Those large corvette dealers were offering $1500 to $2500 off MSRP at the time and with two emails I had an offer to place an order for a specific factory build date at $2000 under MSRP and no dealer adders. Exactly what I wanted as to color and options, not what the dealer had on the floor. Don't believe everything you hear from local dealers about the allocation system. If the dealer sells a Vette they get another allocation and the way they sell Vettes is to offer the best deal.
The 2004 Coupe we ordered from the same internet based local dealer in Montana, I'm in the SF bay area, was for the wife. Exactly what she wanted and we got a $51.4k MSRP for $39.2k out the door, $11.2k off with GM and dealer discounts and produced on exactly the day advertised. If the dealer really had an allocation and they were giving it to you, you would be getting your car. They either don't have an allocation and are blowing smoke or aren't giving it to you and are blowing smoke. Your dissatisfaction may just be misplaced.
BTW, the reason that the Montana dealer was willing to just about give away a late 2004 production model was that he knew that it would result in a 2005 allocation on which he would make plenty selling at MSRP or just under, I think he sold most of the first six months at $500 under MSRP. Some people do think ahead, dealers that get small allocations, don't seem to think ahead, they just complain about the system.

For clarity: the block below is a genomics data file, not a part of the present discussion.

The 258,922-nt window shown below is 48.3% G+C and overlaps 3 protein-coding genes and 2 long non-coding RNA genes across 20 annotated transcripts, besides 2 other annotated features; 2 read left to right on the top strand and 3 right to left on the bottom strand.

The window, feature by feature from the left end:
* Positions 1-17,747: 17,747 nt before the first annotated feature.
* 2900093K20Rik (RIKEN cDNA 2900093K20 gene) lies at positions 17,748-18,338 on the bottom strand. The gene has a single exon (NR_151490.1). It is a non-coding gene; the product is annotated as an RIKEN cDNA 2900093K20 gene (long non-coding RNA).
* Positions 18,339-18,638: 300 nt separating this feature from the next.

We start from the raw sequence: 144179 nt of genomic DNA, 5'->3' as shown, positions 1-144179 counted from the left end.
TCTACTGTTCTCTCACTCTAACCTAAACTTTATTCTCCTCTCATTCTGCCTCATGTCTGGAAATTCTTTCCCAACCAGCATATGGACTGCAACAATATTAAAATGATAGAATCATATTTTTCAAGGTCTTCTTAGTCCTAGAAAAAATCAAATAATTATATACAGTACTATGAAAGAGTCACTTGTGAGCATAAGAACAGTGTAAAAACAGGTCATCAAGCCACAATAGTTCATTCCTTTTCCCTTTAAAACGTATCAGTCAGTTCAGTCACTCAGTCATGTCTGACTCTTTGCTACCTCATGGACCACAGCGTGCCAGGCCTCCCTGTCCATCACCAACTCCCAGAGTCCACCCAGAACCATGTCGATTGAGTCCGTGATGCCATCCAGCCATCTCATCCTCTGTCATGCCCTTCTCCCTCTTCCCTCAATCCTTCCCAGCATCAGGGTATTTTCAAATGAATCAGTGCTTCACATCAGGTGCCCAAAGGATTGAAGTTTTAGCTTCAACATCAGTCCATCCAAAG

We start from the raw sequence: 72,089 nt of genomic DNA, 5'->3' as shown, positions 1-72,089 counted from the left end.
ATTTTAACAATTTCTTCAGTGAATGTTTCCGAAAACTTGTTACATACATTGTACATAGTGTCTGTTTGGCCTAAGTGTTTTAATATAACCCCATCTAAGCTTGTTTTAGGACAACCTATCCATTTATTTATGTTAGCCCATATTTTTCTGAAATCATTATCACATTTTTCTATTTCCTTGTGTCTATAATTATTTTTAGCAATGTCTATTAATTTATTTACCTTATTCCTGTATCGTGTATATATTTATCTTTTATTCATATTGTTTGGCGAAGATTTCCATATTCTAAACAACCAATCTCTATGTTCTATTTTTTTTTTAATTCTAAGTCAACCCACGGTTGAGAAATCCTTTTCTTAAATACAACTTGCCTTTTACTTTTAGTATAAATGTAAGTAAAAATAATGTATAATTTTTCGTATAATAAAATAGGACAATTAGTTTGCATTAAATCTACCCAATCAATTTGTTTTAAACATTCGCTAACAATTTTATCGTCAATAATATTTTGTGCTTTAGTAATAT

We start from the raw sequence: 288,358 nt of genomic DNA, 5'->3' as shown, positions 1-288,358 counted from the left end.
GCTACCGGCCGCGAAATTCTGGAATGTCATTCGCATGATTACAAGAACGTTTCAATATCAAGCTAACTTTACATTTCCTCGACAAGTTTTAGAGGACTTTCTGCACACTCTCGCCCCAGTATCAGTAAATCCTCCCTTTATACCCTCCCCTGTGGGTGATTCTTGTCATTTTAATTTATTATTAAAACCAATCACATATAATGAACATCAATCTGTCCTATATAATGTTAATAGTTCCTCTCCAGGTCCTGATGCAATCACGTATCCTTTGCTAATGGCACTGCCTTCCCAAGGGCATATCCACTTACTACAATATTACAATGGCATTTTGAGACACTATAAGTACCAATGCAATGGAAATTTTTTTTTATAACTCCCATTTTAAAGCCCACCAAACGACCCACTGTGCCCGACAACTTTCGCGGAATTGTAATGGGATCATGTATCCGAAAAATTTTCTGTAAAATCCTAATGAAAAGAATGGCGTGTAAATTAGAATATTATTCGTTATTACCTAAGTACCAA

#5 of 446 Re:The rest of the story
Mar 29, 2005 (11:26 pm)
I think my dealer has an allocation it is just a question being able to use it. My dealer sold seven C5s last year and should have seven allocations this year. When I placed my order I was told they had one allocation left based upon last years sales. Pretty simple math and planning at this point.
So now 40 days later I don't have a confirmed order and one of the big guys has 29 in stock, with more arriving every week. So I have a hard time blaming the dealer for a lack of planning.
GM and I parted company 22 years ago. The C6 is the first GM vehicle that I have wanted to buy since then. I even sold my Lexus in advance to make room for the C6.
BTW I think the folks in Montana are sold out this year unless they pickup some 05 build out slots in July. They could sell a lot more if GM would give them the cars.
So it goes.
#6 of 446 Re:The rest of the story [jmess]
Mar 30, 2005 (11:22 am)
I still think you are gettin the run around. When K.. at Fichtner said he had an allocation that meant he had a printout with a production week assigned. An allocation is not a waiting game. Either they have an allocation or they don't, and if you aren't getting the car, then they don't. It doesn't get any simpler than that.